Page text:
I will not give a synopsis of the story here; it is better to read the book. There will be new characters to meet, new situations, new trials to overcome, and a few new creatures and inventions. This story continues the theme of giving and sustainable living that seems to have become standard fare in the Chronicles, but more than that it is about friendship and integrity. The Adamadas Chronicles website (adamadas.com) will be updated to add a Rogan page when the book is published, with new illustrations and maps and a synopsis.
I intended writing about Asha of Blue last time but Kanan grabbed my attention, as he often does, and I was sidetracked. I apologise. So let me tell you, now, about the lead character in Book1 of the Adamadas Chronicles.
Asha was born in a cave, it is true (as her rival, Shuga Banz, liked to tell anyone would would listen) but it was the King’s Cavern and she was born a princess, third in line to the Servant’s Chair of the nation of Blue. Her father, King Jaz’n, was not xenophobic like his ancestors and was bringing his nation into the open, into friendship with the rest of The Land and the rest of the world, when he was murdered (along with his wife and their two older children) by his brother, Endor.
Asha’s Uncle Endor had spared Asha, hoping that one day she would love him but his cruelty and darkness of spirit ensured that she never would. When the child was three anos and already avoiding him, and realising that while the child lived he could never be more than a mere regent, he ordered her death. By then Endor was completely consumed by malice and the desire to control everyone around him. The King’s Cavern had deteriorated to little more than a huge cave for enslaved BlueOnes, although Endor lived in relative comfort.
Born with an intuition that both warned and terrified the little princess, Asha sensed that her uncle’s order for her to go with his vile First Officer, Helyan, was not for her good. She escaped through the bars of the cavern gates, only to be trapped on a beach fronting the Great Lake. From there she was rescued from Helyan and her evil klebs by the Blue dwarf, WindRider, and Wolgan, a gold-skinned explorer from neighbouring Ob’ronn. BlueOnes, of course, are blue – not a soft, gentle blue but vibrant like the blue ni’it, small anafa found throughout The Land.
Wolgan carried Asha to his leader, King Taran, who immediately took the tiny blue child into his care. This action dismayed his counsellor, Arll Banz, who had his own agenda concerning both his king and the nation of Blue. Banz’ only daughter, Shuga, relished any opportunity to humiliate Asha, a rival in her eyes for the affections of Queen Ithara and the princes, Daffeed and Kanan. Ithara was under the control of Banz and had little empathy for the orphan but Taran and the princes were her friends and Wolgan continued to look out for her. As well as Shuga’s endless provocation and her father’s disparagement and the Queen’s indifference, Asha was haunted by Endor’s spirit as he searched for her, seeking her death; for him to retain the Servant’s Chair she could not be allowed to see her seventeenth ano, when she would be entitled to reclaim the throne.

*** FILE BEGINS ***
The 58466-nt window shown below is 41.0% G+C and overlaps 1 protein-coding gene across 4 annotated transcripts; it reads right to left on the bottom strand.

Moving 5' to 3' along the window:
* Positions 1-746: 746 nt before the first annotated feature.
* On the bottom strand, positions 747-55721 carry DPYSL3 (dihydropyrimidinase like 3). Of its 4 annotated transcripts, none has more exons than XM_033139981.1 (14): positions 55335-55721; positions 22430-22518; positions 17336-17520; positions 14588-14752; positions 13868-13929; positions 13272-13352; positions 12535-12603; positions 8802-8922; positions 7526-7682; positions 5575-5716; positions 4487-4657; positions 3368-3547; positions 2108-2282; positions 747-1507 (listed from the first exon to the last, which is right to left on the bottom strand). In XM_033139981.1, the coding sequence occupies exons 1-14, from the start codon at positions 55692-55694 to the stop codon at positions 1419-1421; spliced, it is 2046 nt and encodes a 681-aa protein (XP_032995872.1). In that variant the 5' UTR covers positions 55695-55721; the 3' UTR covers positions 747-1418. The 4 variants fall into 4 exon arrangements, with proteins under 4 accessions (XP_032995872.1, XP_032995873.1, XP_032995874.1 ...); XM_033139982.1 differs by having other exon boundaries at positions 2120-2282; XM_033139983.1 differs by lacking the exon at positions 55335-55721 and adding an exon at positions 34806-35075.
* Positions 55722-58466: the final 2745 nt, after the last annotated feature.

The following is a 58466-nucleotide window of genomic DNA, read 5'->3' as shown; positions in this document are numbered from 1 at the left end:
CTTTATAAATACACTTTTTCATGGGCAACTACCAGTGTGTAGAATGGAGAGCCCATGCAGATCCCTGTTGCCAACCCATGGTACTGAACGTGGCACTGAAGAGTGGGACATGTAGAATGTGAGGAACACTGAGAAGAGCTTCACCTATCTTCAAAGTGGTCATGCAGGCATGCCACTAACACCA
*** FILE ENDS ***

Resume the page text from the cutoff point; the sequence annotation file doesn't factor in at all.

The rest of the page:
Asha, while blessed with good friends, was tormented by her fear of the wizard, Endor, and hurt by the tactics of Shuga and her father. Then one day King Taran realised that Asha needed a mentor who was also a guardian and he brought Tabbi the Minder into Asha’s orbit (and the orbit of his son Kanan who needed reining in at times). So the children grew strong and Asha learned to overcome her fear; it took rather longer for her to recognise manipulation and overcome that.
Shortly after her seventeenth birthday she became a queen without a throne, but a queen nevertheless. As such she stepped into a much larger world. Taran’s training had prepared her well and her own nature and belief in El’s part in both her destiny and her life gave her the strength to take up the new challenges that faced her. Some of these were much the same as any seventeen ano would face – falling in love, losing love, always pushing herself to succeed – but queens must also retain their poise if they are to have dignity in authority. The Banz duo and Endor strove to prevent her ever returning to Blue as its Queen. The LastWar broke out. Tabbi died protecting her and she knew both grief and anger but she used these emotions positively, overcame her enemies and won her true place among her peers; and, yes, she found love again.
Asha’s story is filled with diverse characters, with vibrant cultures, wonderful places and adventure. She appears now and then in subsequent Books of the Adamadas Chronicles because her greatest asset, her finest trait, is her ability to be a good friend and her friends are friends forever. On this site, adamadas.com, you will find a glossary and several maps and illustrations to expand your knowledge of The Land and its people – better still, read the book; the website provides links to several e-book outlets carrying ‘Blue’ on their e-shelves.
Kanan features, in Blue, as Asha’s best friend. Their friendship becomes, as sometimes happens, their ‘first love’. Teenage love is a soft and malleable thing that rarely develops into the harder and more defined emotions of adulthood and this is true of the young heros’ feelings, but they remain good friends throughout their lives.
With his character dramatically forged in the LastWar, Kanan realises that what he feels for Asha is not the love of a life-partner but simply deep affection and that he must move on; he must find his own true role in life. As Second Prince of Ob’ronn he will not inherit the Servant’s Chair. His nature is such that he cannot walk in his brother’s shadow for the rest of his life but must make his own impact on the world. And he finds real, grown-up love with Tashiqa of The Zhrebat.